Experimental Mechanics

, Volume 58, Issue 8, pp 1311–1324 | Cite as

A New Technique for Characterization of Low Impedance Materials at Acoustic Frequencies

  • W. Nantasetphong
  • Z. Jia
  • M.A. Hasan
  • A.V. Amirkhizi
  • S. Nemat-Nasser


Measuring the mechanical properties of low impedance rubbery polymers at acoustic frequencies is a challenging problem due to the small signal amplitudes, relatively high loss, and the long wavelength of stress waves. One such material is solid polyurea (PU), an elastomeric copolymer, which has excellent chemical, thermal, and mechanical properties and is widely used as a coating (e.g. in truck bed lining) or blast protection (advanced helmet designs and concrete structures) material. Moreover, due to its heterogeneous structure, PU has a wide transition of thermo-mechanical behavior from rubber-like to glassy compared to most engineering polymers, which translates to a broader loss spectrum in frequency domain. In this study, we have developed a new test technique by modifying the split Hopkinson pressure bar and using ball impact to measure Young’s storage and loss moduli of polyurea at kHz frequencies. This will therefore fill the frequency gap between the dynamic mechanical analysis (DMA) and ultrasonic (US) wave measurement. The measured Young’s storage and loss moduli from this technique are compared with the master curves of the moduli developed using experimental data of dynamic mechanical analysis and ultrasonic wave measurements. This technique is a direct measurement which provides more reliable data in the kHz frequency range and can be used to evaluate the reliability of other indirect estimations including master curves. The utility of this technique is not limited to polyurea and it can be used to characterize other low impedance materials at kHz frequencies.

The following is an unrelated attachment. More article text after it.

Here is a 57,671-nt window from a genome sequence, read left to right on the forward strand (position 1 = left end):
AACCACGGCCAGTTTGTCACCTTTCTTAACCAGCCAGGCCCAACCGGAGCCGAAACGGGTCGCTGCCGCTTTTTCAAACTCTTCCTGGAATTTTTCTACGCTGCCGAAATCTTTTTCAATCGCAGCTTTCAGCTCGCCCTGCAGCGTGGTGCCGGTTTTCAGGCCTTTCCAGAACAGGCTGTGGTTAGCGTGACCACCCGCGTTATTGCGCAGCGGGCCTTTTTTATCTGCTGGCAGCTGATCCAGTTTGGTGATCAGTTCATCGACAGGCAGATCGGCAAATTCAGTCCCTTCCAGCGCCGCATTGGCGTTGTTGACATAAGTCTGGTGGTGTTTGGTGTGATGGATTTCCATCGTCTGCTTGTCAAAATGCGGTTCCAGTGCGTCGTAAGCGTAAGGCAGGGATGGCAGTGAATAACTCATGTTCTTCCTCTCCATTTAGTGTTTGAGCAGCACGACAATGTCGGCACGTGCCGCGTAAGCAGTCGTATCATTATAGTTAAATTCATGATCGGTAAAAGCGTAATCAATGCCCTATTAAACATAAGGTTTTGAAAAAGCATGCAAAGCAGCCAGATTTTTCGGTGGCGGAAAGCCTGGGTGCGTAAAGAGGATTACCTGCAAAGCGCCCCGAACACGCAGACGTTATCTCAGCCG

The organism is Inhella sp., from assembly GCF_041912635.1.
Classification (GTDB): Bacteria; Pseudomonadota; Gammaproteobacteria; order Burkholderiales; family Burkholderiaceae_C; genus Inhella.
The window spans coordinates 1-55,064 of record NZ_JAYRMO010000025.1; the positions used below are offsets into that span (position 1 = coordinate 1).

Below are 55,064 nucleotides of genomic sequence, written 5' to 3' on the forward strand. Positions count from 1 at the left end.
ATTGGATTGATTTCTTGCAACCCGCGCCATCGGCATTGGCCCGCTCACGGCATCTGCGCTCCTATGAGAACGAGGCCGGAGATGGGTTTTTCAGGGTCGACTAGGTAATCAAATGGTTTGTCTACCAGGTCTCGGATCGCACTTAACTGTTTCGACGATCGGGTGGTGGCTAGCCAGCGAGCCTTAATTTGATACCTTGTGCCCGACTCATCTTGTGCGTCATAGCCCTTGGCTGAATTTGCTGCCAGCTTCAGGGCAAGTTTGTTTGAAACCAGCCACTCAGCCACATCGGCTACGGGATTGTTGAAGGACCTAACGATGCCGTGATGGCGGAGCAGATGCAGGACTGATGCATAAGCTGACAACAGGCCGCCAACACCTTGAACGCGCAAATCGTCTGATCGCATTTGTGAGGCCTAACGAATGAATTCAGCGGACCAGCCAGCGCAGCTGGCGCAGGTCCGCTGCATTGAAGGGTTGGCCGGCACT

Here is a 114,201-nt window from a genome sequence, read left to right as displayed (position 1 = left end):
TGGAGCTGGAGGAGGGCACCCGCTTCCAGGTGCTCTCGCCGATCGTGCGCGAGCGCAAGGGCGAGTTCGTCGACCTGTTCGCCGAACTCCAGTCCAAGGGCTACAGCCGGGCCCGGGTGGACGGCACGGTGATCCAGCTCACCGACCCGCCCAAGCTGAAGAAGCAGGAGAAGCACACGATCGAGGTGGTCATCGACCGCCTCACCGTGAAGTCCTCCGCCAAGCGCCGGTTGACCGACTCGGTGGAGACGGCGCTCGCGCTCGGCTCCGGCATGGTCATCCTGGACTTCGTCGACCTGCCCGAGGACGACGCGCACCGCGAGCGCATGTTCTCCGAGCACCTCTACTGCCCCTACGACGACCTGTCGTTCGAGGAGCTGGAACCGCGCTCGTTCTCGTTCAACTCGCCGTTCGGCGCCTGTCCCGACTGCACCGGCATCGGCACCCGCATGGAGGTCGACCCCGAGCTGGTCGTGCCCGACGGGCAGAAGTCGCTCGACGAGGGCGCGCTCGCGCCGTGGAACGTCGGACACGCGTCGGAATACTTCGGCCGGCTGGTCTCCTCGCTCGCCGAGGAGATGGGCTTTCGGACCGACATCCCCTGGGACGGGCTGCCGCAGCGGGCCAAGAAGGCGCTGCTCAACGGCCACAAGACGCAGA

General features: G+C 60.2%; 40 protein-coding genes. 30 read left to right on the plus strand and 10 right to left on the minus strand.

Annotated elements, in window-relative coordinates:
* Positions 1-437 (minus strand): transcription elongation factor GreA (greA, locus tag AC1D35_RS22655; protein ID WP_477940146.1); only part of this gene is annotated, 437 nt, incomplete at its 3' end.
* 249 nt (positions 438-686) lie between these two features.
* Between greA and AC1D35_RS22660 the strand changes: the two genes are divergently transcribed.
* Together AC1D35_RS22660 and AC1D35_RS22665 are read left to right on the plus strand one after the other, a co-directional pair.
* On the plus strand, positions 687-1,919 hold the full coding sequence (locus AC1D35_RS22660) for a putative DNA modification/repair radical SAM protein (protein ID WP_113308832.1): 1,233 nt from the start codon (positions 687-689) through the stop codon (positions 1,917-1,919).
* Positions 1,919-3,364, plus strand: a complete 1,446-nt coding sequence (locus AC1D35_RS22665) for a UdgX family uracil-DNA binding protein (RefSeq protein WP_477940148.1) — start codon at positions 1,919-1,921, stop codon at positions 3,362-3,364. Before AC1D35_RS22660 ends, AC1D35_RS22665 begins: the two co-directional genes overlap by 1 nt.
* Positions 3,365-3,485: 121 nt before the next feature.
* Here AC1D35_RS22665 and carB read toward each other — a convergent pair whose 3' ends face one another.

Low impedance materials Polyurea Low frequency wave propagation Modified Hopkinson bar Impact 



The experiments described in this paper were conducted at the Center of Excellence for Advanced Materials (CEAM) at the University of California, San Diego. The work was supported through ONR Grant N00014-09-1-1126 and DARPA Grant RDECOM W91CRB-10-1-0006 to University of California, San Diego and ONR Grants N00014-13-1-0392 and N00014-16-1-2458 to University of Massachusetts, Lowell.


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Copyright information

© Society for Experimental Mechanics 2018

Authors and Affiliations

  • W. Nantasetphong
    • 1
  • Z. Jia
    • 2
  • M.A. Hasan
    • 3
  • A.V. Amirkhizi
    • 4
  • S. Nemat-Nasser
    • 3
  1. 1.SCG Chemicals Co., Ltd.BangkokThailand
  2. 2.Department of Mechanical EngineeringThe University of ConnecticutStorrsUSA
  3. 3.Center of Excellence for Advanced Materials, Department of Mechanical and Aerospace EngineeringUniversity of California, San DiegoLa JollaUSA
  4. 4.Department of Mechanical EngineeringUniversity of Massachusetts, LowellLowellUSA

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